This post was originally published on Climatelinks.
Increasingly, cities are taking control of assessing local risks associated with climate change and implementing adaptation activities to build the resilience of their residents, economy, and infrastructure. However, many cities face challenges in establishing adaptation monitoring and evaluation (M&E) systems that measure and assess the effectiveness of adaptation activities.
Cagayan de Oro in the Philippines represents a typical secondary city working to increase its capacity to manage, monitor, and evaluate climate change adaptation activities. Cagayan de Oro also faces challenges that are commonplace in cities: city officials are struggling to meet national-level adaptation planning requirements and deliver basic services to residents, activity monitoring is limited to financial and physical progress, and there is limited budget for additional staff and training to implement a results-based M&E system.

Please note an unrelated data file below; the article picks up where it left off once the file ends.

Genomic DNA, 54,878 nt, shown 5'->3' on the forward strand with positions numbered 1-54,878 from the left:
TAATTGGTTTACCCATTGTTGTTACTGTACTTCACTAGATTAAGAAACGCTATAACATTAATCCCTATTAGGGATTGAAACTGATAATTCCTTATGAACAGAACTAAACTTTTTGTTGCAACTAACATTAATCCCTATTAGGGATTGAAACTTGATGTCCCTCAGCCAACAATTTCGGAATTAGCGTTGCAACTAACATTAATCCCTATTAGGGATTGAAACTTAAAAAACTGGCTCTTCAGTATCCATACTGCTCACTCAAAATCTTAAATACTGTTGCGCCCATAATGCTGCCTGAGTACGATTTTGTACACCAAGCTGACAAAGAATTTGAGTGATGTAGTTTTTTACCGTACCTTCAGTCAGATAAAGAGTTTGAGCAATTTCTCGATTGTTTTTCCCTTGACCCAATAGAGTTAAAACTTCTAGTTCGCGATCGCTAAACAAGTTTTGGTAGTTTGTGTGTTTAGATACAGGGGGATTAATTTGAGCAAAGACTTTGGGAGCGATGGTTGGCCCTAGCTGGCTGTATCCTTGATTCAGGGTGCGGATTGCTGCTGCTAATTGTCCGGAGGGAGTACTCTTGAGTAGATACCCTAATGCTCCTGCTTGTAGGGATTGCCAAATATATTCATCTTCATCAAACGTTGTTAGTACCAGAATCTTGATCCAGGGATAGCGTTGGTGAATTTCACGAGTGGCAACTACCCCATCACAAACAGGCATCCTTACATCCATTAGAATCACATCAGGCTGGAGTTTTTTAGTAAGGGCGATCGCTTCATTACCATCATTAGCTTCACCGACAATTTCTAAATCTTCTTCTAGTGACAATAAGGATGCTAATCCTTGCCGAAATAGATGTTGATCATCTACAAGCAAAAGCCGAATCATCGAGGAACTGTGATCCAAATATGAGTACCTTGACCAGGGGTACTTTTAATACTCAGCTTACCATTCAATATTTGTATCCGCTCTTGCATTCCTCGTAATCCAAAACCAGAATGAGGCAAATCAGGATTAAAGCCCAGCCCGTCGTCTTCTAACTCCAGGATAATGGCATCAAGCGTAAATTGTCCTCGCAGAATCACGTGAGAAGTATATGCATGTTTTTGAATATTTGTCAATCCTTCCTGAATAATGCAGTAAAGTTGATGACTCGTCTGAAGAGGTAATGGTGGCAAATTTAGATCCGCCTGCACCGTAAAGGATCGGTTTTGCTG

In response to the need for guidance and support, the USAID-funded Adaptation Thought Leadership and Assessment (ATLAS) project conducted a literature review of M&E best practices for climate change adaptation. The project also developed a reference guide for city officials looking to establish an M&E plan for adaptation activities. ATLAS has been working with Cagayan de Oro to assess its M&E and climate change adaptation capacity, develop an M&E system tailored to the city’s Local Climate Change Action Plan, and provide recommendations to strengthen the city’s overall approach to M&E.